Scientists and conservation experts have now updated a report on the world’s 25 most endangered primates based on the current knowledge of the animals numbers and the risks facing them.

Dr Christoph Schwitzer, a primatologist and director of conservation at Bristol Zoological Society who helped compile the list, said: ‘This research highlights the extent of the danger facing many of the world’s primates.


Sumatran orang-utans (pictured) are one of the world’s most threatened species and has been the focus of intense conservation campaigns.

Madagascar has many unique species of primate but many of the island’s lemurs are now threatened, including the Lac Alaotra bamboo lemur (upper), which number just 5,000 animals left in the wild. South American primates like the Colombian black spider monkey (lower) are also under threat from habitat loss

‘We hope it will focus people’s attention on these lesser known primate species, some of which most people will probably have never heard of, such as the Lavasoa Mountains dwarf lemur from Madagascar – a species only discovered two years ago – or the Roloway monkey from Ghana and Ivory Coast, which we believe is on the very verge of extinction.’

‘Some of these animals have tiny populations remaining in the wild and support and action to help save them is vital if we are to avoid losing these wonderful animals forever.

‘This report makes scary reading for primatologists and the public alike, and highlights where we as conservationists must focus our attention over the coming years.’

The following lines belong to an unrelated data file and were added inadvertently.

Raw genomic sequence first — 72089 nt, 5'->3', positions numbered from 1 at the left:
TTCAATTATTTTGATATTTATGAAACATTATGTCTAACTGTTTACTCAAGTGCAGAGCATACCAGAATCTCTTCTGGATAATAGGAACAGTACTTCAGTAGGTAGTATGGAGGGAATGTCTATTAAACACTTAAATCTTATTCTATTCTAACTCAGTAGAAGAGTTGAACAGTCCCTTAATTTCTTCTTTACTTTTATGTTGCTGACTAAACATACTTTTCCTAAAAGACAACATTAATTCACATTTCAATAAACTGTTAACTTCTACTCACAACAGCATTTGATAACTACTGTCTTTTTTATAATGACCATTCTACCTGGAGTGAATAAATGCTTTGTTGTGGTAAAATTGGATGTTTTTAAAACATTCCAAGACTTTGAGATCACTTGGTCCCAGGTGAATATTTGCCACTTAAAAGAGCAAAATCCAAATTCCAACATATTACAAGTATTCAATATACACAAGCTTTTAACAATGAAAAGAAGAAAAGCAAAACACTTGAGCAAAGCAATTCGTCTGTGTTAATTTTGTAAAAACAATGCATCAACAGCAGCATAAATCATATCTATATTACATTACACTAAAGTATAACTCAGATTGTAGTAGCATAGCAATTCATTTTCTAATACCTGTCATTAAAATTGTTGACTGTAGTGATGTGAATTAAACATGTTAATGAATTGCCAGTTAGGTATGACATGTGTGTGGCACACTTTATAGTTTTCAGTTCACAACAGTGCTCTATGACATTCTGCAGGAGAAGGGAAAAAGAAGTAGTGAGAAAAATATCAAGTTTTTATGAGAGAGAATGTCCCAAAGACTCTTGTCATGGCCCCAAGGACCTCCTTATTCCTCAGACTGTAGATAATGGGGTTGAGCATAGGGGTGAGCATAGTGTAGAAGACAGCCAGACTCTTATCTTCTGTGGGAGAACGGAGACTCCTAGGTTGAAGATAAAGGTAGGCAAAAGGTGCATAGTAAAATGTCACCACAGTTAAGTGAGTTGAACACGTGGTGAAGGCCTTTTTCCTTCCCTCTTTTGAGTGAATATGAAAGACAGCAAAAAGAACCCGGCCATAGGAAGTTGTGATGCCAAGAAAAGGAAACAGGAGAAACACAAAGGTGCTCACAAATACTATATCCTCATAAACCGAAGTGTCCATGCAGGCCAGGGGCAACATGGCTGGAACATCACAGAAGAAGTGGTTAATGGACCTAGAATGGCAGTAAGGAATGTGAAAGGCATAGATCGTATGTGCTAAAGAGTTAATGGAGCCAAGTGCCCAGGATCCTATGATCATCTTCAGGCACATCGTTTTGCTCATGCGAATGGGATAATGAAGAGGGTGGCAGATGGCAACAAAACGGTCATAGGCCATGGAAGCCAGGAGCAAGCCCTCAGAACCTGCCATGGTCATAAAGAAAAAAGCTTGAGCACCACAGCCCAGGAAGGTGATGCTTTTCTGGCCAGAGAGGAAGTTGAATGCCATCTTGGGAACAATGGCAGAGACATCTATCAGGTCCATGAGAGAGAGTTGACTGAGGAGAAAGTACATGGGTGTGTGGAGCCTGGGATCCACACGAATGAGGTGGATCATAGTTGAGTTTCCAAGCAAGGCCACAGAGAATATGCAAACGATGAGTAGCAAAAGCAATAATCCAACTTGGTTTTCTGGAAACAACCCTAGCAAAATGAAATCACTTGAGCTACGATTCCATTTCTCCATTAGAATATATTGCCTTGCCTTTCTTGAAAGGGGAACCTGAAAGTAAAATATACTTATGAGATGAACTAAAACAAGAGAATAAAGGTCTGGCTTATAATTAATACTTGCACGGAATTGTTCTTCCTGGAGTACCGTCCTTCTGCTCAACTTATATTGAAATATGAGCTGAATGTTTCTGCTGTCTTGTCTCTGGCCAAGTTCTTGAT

There are 703 species and sub-species of primates around the world.

Every two years experts from the International Union for Conservation of Nature (IUCN), the Bristol Zoological Society, International Primatological Society and Conservation International, produce a list of those most under threat.

In their latest report two species – the Philippine tarsier and the Lavasoa Mountains dwarf lemur from Madagascar – were included on the list for the first time.

The Lavasoa Mountains dwarf lemur was only discovered two years ago and its exact numbers are still unknown but its habitat is already being destroyed.

The report warned that Madagascar and Vietnam are home to large numbers of highly threatened primate species.

This is because many of the species live in isolated pockets of forest that are under threat of destruction.

The Northern sportive lemur from Madagascar is possibly the second most endangered animal to appear on the list with just 50 individuals known to survive.